Under California law, property is anything you can sell or buy, including real estate, furniture, vehicles, clothing, and household goods. Also, it’s anything that holds value, even if you can’t sell or buy it, such as cash, bank accounts, stocks, pension plans, businesses, patents, life insurance with cash value, etc.
When you divorce your spouse, you can come up with an agreement that gives you and your spouse a fair share of the property. However, the judge will still have to sign off on it, even if you agree. And if the settlement is unfair to one of you, the judge is free to tell you to come back with another plan. On the other hand, if you and your spouse don’t agree, you’ll have to ask the judge to rule or go to mediation.
Most states rely on the concept of common law property to decide who owns property obtained during a marriage. Common law property is considered the property of the spouse who obtains it during the marriage unless it’s placed under the names of both spouses.
So, how is property divided in a common law property state in case of a divorce? The guiding principle is equitable distribution. Here, the idea is that property ownership is unequal due to factors such as spouses’ education, employability, earrings level, financial needs, health, and age.
Considering these factors should make the distribution fair, but not necessarily equal. For example, in some cases, judges may demand one spouse to use their separate property to make a settlement fair to both individuals.
Divorcing spouses will often work out how they wish to split their assets and debts themselves or with the help of a neutral party. However, if they can’t agree, the court decides on the division of property based on the laws of the state.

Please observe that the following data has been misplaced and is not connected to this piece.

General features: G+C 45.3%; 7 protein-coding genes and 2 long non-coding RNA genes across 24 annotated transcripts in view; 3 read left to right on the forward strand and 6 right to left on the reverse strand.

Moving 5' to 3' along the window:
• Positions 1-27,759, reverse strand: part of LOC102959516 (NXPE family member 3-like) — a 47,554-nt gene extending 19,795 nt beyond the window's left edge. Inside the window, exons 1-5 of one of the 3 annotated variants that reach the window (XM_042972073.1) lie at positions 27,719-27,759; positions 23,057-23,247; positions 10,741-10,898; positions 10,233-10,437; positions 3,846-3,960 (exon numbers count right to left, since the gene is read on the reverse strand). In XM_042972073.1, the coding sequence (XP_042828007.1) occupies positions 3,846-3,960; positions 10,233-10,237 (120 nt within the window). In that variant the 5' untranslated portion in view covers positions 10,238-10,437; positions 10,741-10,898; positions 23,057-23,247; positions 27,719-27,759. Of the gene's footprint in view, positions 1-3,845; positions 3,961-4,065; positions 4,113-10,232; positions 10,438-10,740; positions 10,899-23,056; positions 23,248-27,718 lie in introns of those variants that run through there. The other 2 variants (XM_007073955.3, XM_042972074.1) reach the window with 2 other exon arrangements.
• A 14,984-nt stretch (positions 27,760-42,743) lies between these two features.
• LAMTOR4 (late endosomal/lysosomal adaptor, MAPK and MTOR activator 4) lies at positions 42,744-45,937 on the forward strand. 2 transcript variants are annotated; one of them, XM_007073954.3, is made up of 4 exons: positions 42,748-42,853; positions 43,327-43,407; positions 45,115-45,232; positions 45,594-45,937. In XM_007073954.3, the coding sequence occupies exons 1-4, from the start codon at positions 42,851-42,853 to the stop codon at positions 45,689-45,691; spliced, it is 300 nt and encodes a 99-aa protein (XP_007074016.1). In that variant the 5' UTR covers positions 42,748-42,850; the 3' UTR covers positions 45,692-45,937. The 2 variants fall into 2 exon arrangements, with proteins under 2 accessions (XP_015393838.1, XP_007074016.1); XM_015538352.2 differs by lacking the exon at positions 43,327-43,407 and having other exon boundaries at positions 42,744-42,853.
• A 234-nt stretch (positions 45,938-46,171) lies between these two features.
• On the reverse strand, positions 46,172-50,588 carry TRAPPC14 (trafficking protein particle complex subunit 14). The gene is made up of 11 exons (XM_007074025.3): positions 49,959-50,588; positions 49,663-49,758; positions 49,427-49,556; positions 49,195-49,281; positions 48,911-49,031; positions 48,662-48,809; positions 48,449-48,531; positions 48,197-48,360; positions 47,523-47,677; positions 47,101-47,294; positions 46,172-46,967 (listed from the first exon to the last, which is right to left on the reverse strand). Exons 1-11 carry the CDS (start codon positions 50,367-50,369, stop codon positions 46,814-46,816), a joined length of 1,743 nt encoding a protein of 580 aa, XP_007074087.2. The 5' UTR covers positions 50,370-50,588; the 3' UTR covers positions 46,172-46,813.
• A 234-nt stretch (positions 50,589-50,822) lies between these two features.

Separate property is the property that one spouse owned before the marriage. It also covers inheritance and gifts given to one spouse and property bought or earned after the separation. This is the main reason why the date of separation is vital in many divorces and should be recorded and discussed with your lawyer as soon as possible.
Moreover, any property purchased with separate property is separate property, despite being bought during the marriage. In addition, income or rent earned from separate property is also separate, meaning rent or money made from businesses or real estate owned before marriage will still be separate property unless mixed with community assets.
The trickiest part of marital vs. separate assets is that most married couples behave as a single household. They spend money from the same bank accounts, share significant assets, and hold property in common. This leads to what the law considers “commingling”.
Commingling happens when separate assets are used by both spouses or when married couples share separate assets, causing these assets to be reclassified as marital assets.
Each spouse should open separate bank and savings accounts once the split happens. However, an escrow account may be needed to ensure adequate support for shared children or a disadvantaged spouse. An escrow account can also prevent unnecessary or excessive depletion of joint marital funds.
If you need escrow services, work with a good agency, such as Lightspeed Escrow. We are a team of experts who know how the get the job done expediently and avoid common pitfalls. So, contact Lightspeed Escrow for quick and accurate escrow services.